Ten years ago I still made mixtapes for people. On actual C90 tapes (thats about 128mb of average compression MP3s if you’re younger than me). I guess people of my generation talk about analogue music in the way our parents generation talk about pre-metric monentary terms. My parents occasionally still regale me (read bore me) with tales of ha’pennys and grotes and half crowns and shillings and how somehow they formed a complete ontology of finance with such things. No doubt if I ever have children, I too will bore them with my stories of the golden age of music (1997-2003 if you possess the same pop-cultural touchstones as myself), of rectangular bags in music shops and trying to read the liner notes on rickety bus rides home. I still buy music on vinyl though. There is a particular type of tall thin man, not quite coordinated enough to be actual musicians who will always haunt record shops. Even after the rest of the world has switched to MP3 players or iPhones, they’ll still be there digging through crates in search of white label rarities. When the world ends, they’ll still be there amongst the wreckage, fighting mutants and cockroaches for the last Radiohead B-sides compilation in the world.

Ten years ago today I was in Edinburgh for the Millenium. In spite of the Y2K bug, everyone seemed pretty optimistic about the future. There was a tech boom starting and the internet was extruding its data-tentacles into our minds. I was certain that by now we’d be living in the Matrix (remember that film? I wonder why they never made any sequels? ). In fact maybe we are. Perhaps at some point in the last ten years the internet achieved sentience but no one noticed and now we are living in an artificial reality. I think the Boxing day tsunami actually knocked my optimism about the future more than 9/11 did. Not in the least because more people died but because the planet itself was responsible for that one. You can stop terrorists (sometimes), you can’t stop plate techtonics. And now the sea levels are rising faster than ever ( The next decade is going to look like Water World and that was an awful film.

Ten years ago I played basketball. Now I just rant at the internet whilst acumulating body mass…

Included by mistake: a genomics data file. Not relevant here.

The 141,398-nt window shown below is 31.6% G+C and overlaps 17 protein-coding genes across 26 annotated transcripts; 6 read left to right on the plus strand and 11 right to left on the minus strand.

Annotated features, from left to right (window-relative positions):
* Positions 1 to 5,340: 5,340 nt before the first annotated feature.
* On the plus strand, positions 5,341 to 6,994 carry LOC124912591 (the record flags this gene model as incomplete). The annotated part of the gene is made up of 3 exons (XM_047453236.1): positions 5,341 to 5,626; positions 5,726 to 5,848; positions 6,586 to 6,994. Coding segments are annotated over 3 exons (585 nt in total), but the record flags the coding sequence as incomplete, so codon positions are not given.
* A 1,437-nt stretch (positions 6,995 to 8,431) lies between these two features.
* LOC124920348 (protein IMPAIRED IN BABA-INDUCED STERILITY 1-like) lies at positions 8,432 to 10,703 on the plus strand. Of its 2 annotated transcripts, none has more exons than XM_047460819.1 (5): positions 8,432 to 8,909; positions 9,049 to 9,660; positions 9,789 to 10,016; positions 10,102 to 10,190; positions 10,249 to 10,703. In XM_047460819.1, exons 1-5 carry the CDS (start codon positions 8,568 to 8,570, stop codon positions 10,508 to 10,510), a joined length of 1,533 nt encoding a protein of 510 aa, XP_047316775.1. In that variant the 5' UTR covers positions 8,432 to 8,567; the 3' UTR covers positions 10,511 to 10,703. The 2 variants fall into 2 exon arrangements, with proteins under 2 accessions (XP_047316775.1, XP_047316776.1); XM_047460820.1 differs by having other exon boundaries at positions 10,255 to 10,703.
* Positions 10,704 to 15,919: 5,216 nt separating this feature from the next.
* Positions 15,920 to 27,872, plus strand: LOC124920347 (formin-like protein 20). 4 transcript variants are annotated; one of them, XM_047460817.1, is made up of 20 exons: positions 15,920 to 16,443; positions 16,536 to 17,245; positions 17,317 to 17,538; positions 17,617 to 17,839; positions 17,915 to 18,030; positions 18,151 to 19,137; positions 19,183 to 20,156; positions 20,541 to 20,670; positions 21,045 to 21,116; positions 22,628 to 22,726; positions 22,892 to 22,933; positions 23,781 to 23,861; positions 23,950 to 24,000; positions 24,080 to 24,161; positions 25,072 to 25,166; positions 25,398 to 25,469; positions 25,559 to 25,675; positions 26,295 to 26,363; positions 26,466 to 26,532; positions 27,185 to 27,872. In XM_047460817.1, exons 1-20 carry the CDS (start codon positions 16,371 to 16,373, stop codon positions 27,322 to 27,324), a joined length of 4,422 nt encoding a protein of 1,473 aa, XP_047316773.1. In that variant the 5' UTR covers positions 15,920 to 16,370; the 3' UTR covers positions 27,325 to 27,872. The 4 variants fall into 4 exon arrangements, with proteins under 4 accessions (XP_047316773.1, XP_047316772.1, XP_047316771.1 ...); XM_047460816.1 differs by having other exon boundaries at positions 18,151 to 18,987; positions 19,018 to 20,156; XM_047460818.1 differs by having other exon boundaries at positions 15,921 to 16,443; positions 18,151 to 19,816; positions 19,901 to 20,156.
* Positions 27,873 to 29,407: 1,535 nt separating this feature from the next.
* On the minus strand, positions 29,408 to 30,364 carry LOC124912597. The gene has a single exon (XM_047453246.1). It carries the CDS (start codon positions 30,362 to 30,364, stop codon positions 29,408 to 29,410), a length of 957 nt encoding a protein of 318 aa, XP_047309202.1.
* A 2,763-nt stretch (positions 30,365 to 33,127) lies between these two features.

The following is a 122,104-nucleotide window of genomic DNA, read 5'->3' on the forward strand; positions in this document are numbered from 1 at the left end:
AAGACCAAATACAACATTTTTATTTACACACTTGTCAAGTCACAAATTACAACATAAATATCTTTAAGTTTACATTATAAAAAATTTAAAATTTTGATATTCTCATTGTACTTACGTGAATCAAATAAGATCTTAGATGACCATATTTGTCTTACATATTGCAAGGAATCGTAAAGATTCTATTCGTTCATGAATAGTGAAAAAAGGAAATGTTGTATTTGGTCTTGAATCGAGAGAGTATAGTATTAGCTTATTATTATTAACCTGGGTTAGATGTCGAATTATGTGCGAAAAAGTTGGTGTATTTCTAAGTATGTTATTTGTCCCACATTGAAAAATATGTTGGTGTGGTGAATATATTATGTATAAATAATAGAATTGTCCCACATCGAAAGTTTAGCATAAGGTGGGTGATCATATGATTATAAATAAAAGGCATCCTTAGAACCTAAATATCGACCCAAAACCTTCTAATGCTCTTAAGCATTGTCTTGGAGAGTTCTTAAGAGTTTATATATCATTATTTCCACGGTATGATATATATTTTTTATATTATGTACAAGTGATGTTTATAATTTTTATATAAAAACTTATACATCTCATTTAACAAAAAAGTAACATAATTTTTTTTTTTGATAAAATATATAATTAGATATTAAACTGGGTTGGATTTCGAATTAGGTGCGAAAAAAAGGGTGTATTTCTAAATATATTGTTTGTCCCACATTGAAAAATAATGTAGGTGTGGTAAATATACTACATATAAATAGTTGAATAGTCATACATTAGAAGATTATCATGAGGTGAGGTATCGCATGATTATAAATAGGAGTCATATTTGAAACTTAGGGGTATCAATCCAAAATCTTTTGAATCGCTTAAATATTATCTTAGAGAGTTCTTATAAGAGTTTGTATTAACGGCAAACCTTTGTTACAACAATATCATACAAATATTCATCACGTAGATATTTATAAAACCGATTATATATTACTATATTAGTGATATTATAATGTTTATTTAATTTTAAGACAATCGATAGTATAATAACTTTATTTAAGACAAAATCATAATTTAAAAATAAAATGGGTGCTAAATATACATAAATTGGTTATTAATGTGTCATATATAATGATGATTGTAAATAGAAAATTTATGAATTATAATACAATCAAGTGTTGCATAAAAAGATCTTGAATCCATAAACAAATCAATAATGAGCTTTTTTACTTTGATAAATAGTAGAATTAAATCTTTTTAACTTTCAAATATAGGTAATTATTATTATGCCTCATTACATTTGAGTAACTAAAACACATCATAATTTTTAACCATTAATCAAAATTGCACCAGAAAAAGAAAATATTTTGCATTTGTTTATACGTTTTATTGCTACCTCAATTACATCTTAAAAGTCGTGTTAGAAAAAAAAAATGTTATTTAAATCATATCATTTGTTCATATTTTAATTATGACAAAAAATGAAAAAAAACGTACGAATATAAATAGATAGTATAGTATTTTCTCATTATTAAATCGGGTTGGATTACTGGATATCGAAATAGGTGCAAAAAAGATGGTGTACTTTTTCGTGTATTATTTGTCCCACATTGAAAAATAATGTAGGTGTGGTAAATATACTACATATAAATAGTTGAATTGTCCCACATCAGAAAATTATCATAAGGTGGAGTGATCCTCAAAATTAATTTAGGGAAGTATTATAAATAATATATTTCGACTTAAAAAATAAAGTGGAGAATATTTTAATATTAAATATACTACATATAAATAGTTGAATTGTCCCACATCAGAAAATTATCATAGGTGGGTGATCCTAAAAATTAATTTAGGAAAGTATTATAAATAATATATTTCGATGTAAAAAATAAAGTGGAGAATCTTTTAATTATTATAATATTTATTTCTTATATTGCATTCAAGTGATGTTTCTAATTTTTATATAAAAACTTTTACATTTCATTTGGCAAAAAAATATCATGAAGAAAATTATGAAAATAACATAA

Ten years ago I used to actually pick up musical instruments with the intention of learning them. Now my guitar sits in the corner unused and unloved, quietly weeping whilst it’s strings slowly unwind…

Happy new year readers.

Jonathan Sledgefield Private Investigator – A Winter Tale

Jonathan Sledgefield wasn’t like any of the other private investigators you might have heard of. He didn’t have Philip Marlowe’s bravery, or Sherlock Holmes’ deductive powers or Big John Shaft’s attitude. Jonathan Sledgefield was a snowman and he existed for only a few days of every year when the snow fell thick and heavy upon the small village he called home. On that day the bakers son Sebastian would scrape the snow in the field behind the house when the dawn had just broke and the Sun was low in the sky. Sebastian would take a shovel and use it to form a small mound in the snow and then he would roll the mound until he had made a large ball in the snow. This would become Jonathan’s body. Then Sebastian would make smaller ball of snow and use it to make Jonathan’s head. He would put large lumps of coal into it so that Jonathan could see and a scarf so that Jonathan would be warm and a deer stalker hat because all great detectives have hats.

On account of his transient nature, Jonathan only ever had a day or two each year to solve all the village crimes before he melted away again. One year he caught Mrs Macginty stealing mince pies from the bakery and another year he caught a vagrant who was wanted for lewd behaviour in a town five miles away. Sebastian would always aid him in his adventures. Jonathan was largely immobile unless he was carried from place to place so usually he would stand firm and unyielding in the field he called home. A pillar of the community. A pillar also of frozen watery justice. Mentally he always thought of himself as a detective in a film noir (or a “Film Blanche” if you will, ho ho, he would chortle to himself). He would cogitate in wintery silence in the midst of the empty field, listening to the night-time hoots of barn owls as he meditated upon the criminal mindset. “So” He would think “Everyone in the village knows of Mrs Macginty’s terrible obsession with pies, so she certainly has a motive. Everyone else has an alibi. It must be her. It MUST”. No criminal was safer from his unerring logic.

Like most fictional detectives, Jonathan Sledgefield had a terrible secret. Over time he began to detest being scraped and rolled together every year. He began to become tired of the same field and the same barn owl. He began to realise that he would never bask in the summer sun or play volleyball on waikiki beach so he hatched a plan. He turned on his creator and abused his position as the village detective to frame Sebastian on drugs charges thus ensuring that Sebastian could not create him next year. Then one day when winter was drawing to a close, he discharged the last of his duties vis a vis law enforcement and evaporated forever, becoming one with the blue white sky. The last I heard, he was floating as a cloud in the direction of Hawaii…

(The author would like to point out that Sebastian’s conviction was eventually overturned but his brush with the law convinced him to move to the big city where not so many people knew his name and he could lay low).

Twenty five songs for advent #24

Super Furry Animals – The gift that keeps giving. Okay so I guess the little kid killed Santa and stole all his gifts. That’s quite a dark ending to the video actually (and this is the nicer version of the video). Still kudos for lateral thinking.